Technological culture—in spite of “labor saving” rhetoric and devices—actually makes us busier. Pauses, breaks and respites have disappeared. The norm of multitasking leaves us unaware of what goes on within or around us. But walking can move us into a different mode. Einstein showed that time is relative. Moving on our own two feet has its own pace; I call it the speed of life.

In our culture it is less trouble to drive than to walk, even if that choice is wasteful and unhealthy. Strolling is actually discouraged. . . . I could name dozens of people who drive an hour or two each day to and from work and think nothing of it. It is the price they pay for a job. But I know hardly anyone who walks thirty minutes for their commute, let alone an hour or two. How strange we would regard someone who did that, even though it is far healthier physically, emotionally, spiritually and environmentally.

Walking is an act of dissent; it is countercultural.

Indeed, walking is a demonstration, a demurral. Against flagrant expenditure of nonrenewable resources. In opposition to the noise of motor vehicles. Counter to the ugliness of cities and communities shaped to accommodate cars and discourage pedestrians. In opposition to all the burying of topsoil under asphalt. Mourning for how long one has to go before feet can touch the earth. In remonstration against the danger that cars pose. And on and on.

As I made my little declaration of dissent, I realized that I was not angry. I was joyful and sad, both at once. Gladdened by the opportunity to walk, and regretting that others did not know what they were missing.

Wednesday, August 08, 2007

Book discussion chapter 6: Finding community

I'm a little slow in posting this update, but L. L. Barkat and Charity Singleton have again blogged their thoughts about my book, this time about chapter 6, which is about the challenges of finding community in the suburbs. Here's a brief chapter summary: The meaning of "community" has shifted over the past century from a geographic sense of place (community = neighborhood) to a more affinity-based understanding (the arts community, the Christian community, the eBay community). The architecture and structures of suburbia tend to isolate us and distance us from our neighbors. Historically, television brought us indoors and air conditioning kept us there. But we all have this inherent yearning for reconnecting with our neighbors, whether through the public "third places" or personal gatherings like Tupperware parties, which I argue were one of the key historical forces in the mid-20th century that counteracted suburban isolationism.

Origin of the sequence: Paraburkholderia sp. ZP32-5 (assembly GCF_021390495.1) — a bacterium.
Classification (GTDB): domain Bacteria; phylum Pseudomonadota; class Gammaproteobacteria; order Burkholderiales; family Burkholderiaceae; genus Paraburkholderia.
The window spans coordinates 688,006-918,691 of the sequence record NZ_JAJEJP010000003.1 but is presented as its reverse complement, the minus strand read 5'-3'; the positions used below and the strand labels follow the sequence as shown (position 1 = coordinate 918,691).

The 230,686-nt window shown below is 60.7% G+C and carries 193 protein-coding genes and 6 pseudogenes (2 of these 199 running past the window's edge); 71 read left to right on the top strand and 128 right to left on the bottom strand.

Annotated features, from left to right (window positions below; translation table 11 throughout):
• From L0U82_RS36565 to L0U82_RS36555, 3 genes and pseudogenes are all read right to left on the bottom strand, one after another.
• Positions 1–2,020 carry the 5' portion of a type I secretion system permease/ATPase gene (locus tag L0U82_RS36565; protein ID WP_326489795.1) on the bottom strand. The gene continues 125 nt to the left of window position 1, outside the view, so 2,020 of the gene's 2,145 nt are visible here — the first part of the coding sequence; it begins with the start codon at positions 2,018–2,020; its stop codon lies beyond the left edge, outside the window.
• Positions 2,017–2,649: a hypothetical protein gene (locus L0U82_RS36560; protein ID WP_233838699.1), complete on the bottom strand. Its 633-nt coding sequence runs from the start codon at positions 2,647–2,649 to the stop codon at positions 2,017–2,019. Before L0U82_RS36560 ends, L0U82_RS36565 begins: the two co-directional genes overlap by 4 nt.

And the best way for suburban Christians to build community is to recover the practice of hospitality. Charity notes, "Hospitality can be as traditional as inviting neighbors over for a meal, or as radical as creating new neighbors by inviting missionaries or a struggling family to temporarily share your home. Hsu also suggests things like sharing lawn equipment or transforming personal space, like garages, into community space for neighborhood gatherings. Mostly, I've heard that hospitality is creating space in my life to share with other people. When my home, my hands, and my heart are available, I can help build community."

And particularly eloquent, I thought, were Llama Momma's comments:
. . . And the single Mom on the corner who is too busy to care much where her kids are most afternoons. Letting her know that I care about her and her daughers; giving her my phone number and letting her know that one of her girls is at my house almost every day, so if she needs her back home, to call; and welcoming "one more" at our lunch table most afternoons. Filling her up with hugs and healthy snacks and a listening ear. This is community.

Watching the children play t-ball in the front yard with all of the neighborhood kids and Moms, realizing I'm almost out of milk and my husband's out of town. Asking the neighbor Mom to keep an eye on the boys while I run to the store. This is community.